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Hurricane Ian makes Florida an impossible land for insurance companies

With $53-74 billion in insured damage, Hurricane Ian is the 2 most damaging event in US history

(sustainabilityenvironment.com) – After Kathrina, Hurricane Ian was the most extreme and harmful climatic event in the history of the United States. There is still a complete estimate of the devastation that a caused, but initial estimates speak of 53-74 billion dollars just counting the insured properties. And it is precisely for this industry, insurance, that Ian will probably be a turning point.

Many insurance companies are considering no longer providing services for properties in Florida. Too high the risk of having to pay astronomical figures for increasingly intense and frequent hurricanes. The alternative is to tweak insurance premiums upwards. Making them, in fact, prohibitive for many. Already today Florida pays about triple more than the national average, more than 4 thousand dollars a year.

The insurance companies, in turn, will shift much of the burden of Hurricane Ian onto reinsurance. But the blame game has to stop at some point. One of the most important reinsurance companies, Swiss Re, predicts that due to Ian’s economic impact, he will lose $500 million in the third quarter. Everest Re, another insurance company, is expecting a $600 million liability.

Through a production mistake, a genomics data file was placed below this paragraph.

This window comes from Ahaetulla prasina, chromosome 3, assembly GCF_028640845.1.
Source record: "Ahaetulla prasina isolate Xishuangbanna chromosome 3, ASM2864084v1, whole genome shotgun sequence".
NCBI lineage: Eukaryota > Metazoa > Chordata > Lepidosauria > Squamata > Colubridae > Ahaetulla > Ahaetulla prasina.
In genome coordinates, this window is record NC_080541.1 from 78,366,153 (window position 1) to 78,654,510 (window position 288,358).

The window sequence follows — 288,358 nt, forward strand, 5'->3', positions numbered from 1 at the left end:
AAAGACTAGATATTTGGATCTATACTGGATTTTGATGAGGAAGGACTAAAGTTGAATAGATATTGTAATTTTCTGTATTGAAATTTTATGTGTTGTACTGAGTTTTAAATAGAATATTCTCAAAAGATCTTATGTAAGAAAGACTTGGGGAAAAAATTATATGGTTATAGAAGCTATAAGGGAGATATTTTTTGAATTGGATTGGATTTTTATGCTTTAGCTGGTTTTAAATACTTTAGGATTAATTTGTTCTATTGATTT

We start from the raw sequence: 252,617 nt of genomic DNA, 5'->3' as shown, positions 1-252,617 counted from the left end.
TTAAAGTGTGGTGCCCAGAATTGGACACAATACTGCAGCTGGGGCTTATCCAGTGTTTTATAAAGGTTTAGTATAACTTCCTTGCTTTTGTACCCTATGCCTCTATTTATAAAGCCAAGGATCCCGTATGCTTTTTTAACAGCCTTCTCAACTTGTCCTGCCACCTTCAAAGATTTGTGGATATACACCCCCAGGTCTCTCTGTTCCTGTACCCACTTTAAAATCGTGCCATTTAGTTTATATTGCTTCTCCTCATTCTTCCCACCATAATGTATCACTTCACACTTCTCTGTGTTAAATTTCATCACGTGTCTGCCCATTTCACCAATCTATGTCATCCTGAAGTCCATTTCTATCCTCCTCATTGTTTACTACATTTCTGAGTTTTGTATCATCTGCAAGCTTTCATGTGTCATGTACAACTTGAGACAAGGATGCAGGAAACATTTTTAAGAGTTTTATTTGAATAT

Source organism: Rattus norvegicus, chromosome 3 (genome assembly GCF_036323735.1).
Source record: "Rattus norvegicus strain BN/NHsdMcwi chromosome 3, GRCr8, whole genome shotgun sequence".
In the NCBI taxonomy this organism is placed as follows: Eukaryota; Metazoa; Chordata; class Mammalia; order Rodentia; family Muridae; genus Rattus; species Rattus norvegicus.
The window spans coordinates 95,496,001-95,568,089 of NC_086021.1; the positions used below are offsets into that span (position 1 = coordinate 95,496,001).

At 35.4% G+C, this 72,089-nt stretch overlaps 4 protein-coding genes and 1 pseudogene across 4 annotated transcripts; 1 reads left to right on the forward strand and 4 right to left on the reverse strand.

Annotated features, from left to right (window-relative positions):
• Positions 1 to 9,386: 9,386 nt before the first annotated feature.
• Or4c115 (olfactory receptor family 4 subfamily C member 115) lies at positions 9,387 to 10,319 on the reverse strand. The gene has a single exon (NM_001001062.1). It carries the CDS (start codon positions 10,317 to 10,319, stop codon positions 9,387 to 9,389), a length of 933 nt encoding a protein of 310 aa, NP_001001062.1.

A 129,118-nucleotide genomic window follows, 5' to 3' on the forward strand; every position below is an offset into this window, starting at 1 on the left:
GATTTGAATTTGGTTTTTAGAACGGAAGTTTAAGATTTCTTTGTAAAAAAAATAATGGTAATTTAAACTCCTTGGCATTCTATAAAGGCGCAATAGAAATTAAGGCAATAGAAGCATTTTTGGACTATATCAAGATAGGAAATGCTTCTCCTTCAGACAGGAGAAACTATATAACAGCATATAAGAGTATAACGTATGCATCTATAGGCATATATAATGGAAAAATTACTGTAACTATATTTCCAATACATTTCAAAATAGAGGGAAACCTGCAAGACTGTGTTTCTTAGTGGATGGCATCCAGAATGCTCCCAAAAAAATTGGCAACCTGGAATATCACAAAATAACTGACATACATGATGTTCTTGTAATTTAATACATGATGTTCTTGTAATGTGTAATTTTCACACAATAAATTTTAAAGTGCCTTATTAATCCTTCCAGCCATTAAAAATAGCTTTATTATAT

Read also A hurricane season above average approaches again in the Atlantic

With the intensification of extreme events, the rate of losses (insured and not) tends to increase by about 5-6% annually for at least 2 decades. The United States is one of the global hotspots and faces tens of billions of damage every year. In 2021 the total number of insured losses came to 112 billion dollars, of which 30 for Hurricane Ida, the most devastating of the season. By comparison, the floods in Central Europe in July 2021, which buried entire countries in Germany and hit Belgium and France hard, caused a total of EUR 13 billion in insured damage.

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